Fry adds he’s unsure of what the resolution will be on whether or not the Stanley Park Train will be accessible when it runs for Easter 2024, since the suggestion to offer free tickets to individuals who missed out at Christmas time, was wiped out.

At Christmas, Peters says it felt like the city was throwing a party that people with disabilities weren’t invited to.

“It was as if the city sent out an invitation that read ‘We are having a party, everyone is invited, come join us,'” she said. “And then they forgot to tell you the fine print and it only came out a couple days later and it said ‘Oh, we didn’t mean you. You’re not invited.'”

Federal accessibility legislation not consistent with amendment

In the U.S., it’s enshrined in Section 504 of the country’s Rehabilitation Act of 1973 that no person with a disability “shall, solely by reason of his or her disability, be excluded from the participation in, be denied the benefits of, or be subjected to discrimination under any program or activity receiving Federal financial assistance or under any program or activity conducted by any Executive agency or by the United States Postal Service.”

Peters says she’s astounded a city council couldn’t pass something with similar wording to a federal act in the States.

“So, here we are now, in 2024 in Vancouver, and we can’t do what they did in 1973 in the United States,” Peters said.

In Canada, the Accessible Canada Act was adopted by the federal government in 2019 and states all federal organizations must provide barrier-free access to everyone. In B.C., the Accessible British Columbia Act received royal assent in 2021 and enforces a similar message.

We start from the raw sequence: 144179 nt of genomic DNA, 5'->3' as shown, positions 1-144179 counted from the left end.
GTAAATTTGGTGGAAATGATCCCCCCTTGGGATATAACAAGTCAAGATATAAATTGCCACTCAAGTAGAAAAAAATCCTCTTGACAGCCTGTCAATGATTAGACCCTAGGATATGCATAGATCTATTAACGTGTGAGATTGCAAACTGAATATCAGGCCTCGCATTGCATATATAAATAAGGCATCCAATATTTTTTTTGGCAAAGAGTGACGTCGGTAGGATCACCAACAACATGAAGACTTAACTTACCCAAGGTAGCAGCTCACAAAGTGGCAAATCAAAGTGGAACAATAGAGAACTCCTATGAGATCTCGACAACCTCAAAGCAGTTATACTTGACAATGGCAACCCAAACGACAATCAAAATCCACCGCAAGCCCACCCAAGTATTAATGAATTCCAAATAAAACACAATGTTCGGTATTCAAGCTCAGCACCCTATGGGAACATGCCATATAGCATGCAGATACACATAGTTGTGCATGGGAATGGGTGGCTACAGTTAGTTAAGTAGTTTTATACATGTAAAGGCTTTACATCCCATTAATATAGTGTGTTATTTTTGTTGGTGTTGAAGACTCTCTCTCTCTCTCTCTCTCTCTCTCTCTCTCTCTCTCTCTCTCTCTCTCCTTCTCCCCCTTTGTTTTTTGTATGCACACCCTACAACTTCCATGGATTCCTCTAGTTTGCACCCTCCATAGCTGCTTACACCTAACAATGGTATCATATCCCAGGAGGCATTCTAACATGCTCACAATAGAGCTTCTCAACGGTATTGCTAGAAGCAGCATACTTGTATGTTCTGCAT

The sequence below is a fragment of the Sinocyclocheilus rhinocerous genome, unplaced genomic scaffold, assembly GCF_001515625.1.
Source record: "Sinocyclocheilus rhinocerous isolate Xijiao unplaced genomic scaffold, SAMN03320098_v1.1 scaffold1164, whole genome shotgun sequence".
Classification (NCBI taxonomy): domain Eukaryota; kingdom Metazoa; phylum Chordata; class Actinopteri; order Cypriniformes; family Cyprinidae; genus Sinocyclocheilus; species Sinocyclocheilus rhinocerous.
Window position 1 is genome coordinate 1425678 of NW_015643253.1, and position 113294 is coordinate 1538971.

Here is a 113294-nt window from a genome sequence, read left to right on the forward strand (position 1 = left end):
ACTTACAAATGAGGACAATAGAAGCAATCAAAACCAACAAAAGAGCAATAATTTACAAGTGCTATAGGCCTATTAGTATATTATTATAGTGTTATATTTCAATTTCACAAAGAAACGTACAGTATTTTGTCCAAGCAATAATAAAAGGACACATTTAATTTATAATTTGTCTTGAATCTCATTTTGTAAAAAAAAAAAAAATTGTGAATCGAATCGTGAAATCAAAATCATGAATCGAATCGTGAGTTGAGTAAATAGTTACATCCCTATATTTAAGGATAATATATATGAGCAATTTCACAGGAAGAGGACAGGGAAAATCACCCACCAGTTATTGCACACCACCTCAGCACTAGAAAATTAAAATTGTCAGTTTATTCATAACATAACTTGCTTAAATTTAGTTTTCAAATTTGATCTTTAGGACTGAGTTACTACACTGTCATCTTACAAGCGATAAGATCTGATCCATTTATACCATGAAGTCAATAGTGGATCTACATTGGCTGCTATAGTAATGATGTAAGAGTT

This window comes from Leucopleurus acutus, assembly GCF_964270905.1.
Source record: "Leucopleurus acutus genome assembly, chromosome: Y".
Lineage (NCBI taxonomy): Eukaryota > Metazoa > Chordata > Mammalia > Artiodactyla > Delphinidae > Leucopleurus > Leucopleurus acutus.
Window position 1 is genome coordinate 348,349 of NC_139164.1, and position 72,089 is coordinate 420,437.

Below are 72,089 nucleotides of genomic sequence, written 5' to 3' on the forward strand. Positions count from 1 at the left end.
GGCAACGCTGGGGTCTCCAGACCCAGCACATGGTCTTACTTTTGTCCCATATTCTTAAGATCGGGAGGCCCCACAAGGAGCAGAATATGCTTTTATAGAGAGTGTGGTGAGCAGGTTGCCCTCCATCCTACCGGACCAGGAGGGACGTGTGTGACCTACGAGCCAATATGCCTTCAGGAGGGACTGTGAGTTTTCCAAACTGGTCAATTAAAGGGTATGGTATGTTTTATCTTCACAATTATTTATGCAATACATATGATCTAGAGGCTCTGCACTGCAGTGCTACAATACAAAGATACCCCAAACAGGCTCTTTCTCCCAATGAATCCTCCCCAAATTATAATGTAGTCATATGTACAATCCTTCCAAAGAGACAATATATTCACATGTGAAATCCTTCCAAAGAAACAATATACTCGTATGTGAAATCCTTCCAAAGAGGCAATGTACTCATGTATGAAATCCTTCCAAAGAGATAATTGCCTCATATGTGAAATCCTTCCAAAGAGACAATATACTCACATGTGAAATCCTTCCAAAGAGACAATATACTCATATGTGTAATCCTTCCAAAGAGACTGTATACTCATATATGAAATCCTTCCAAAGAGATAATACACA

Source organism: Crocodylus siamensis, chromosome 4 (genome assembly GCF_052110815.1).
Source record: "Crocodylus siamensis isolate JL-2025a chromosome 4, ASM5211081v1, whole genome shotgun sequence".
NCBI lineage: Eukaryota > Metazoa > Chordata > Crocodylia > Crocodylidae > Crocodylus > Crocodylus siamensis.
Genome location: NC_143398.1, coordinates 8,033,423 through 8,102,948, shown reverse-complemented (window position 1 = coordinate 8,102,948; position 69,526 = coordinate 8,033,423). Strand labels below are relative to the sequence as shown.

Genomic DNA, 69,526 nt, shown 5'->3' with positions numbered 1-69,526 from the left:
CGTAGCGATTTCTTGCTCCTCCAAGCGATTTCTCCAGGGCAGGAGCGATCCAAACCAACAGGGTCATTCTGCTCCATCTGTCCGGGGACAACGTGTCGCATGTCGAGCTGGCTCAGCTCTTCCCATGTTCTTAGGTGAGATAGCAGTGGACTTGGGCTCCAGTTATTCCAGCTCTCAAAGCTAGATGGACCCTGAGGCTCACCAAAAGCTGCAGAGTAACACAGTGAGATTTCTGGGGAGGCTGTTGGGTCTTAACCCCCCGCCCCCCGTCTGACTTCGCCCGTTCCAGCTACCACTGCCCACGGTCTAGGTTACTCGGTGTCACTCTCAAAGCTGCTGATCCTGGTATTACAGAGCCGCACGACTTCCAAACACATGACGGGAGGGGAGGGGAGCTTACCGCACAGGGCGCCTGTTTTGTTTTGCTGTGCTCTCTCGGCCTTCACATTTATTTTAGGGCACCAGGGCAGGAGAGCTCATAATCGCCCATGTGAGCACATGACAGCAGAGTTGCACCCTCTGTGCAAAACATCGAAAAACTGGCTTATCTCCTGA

This council motion was important, Peters says, because it goes beyond the Stanley Park Train and addresses the greater, systemic issue that cities aren’t built for people with disabilities.

“Inaccessibility happens because it already exists, because it was built inaccessible to start with, because things are replicated based on that being the normal or the right way to do something,” she said.

“And because when people go to make repairs, maintenance, adjustments or renovations it just slips off their radar.”

Now, Peters says she’s fed up with her efforts to advocate for people with disabilities being ignored by the current city council.

“I’m really quite upset because, as a disabled person, I live in poverty. I have been volunteering for the city since about 2017. I’ve given hundreds and hundreds of my hours as a volunteer, and with very little success, ” she said.

“I will hold myself accountable to the people of the city, not to (Mayor Ken Sim) and I wish he would do the same.”